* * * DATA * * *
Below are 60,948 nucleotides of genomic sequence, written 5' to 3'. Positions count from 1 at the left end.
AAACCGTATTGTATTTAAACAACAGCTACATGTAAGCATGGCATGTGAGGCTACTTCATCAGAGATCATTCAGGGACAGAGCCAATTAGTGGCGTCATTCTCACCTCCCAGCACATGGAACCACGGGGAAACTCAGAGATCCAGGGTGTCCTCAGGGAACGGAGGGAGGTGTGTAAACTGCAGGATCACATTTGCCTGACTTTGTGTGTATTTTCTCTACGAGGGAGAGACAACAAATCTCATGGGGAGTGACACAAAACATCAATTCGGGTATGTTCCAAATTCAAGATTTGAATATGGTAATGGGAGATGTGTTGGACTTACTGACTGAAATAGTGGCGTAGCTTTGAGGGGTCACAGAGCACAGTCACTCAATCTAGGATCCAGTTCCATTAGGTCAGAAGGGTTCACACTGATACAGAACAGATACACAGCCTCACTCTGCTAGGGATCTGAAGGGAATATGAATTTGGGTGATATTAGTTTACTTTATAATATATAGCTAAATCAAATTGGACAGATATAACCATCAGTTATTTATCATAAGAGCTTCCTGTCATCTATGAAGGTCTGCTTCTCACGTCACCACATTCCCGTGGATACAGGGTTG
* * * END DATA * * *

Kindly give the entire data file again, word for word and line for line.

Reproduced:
Below are 60,948 nucleotides of genomic sequence, written 5' to 3'. Positions count from 1 at the left end.
AAACCGTATTGTATTTAAACAACAGCTACATGTAAGCATGGCATGTGAGGCTACTTCATCAGAGATCATTCAGGGACAGAGCCAATTAGTGGCGTCATTCTCACCTCCCAGCACATGGAACCACGGGGAAACTCAGAGATCCAGGGTGTCCTCAGGGAACGGAGGGAGGTGTGTAAACTGCAGGATCACATTTGCCTGACTTTGTGTGTATTTTCTCTACGAGGGAGAGACAACAAATCTCATGGGGAGTGACACAAAACATCAATTCGGGTATGTTCCAAATTCAAGATTTGAATATGGTAATGGGAGATGTGTTGGACTTACTGACTGAAATAGTGGCGTAGCTTTGAGGGGTCACAGAGCACAGTCACTCAATCTAGGATCCAGTTCCATTAGGTCAGAAGGGTTCACACTGATACAGAACAGATACACAGCCTCACTCTGCTAGGGATCTGAAGGGAATATGAATTTGGGTGATATTAGTTTACTTTATAATATATAGCTAAATCAAATTGGACAGATATAACCATCAGTTATTTATCATAAGAGCTTCCTGTCATCTATGAAGGTCTGCTTCTCACGTCACCACATTCCCGTGGATACAGGGTTG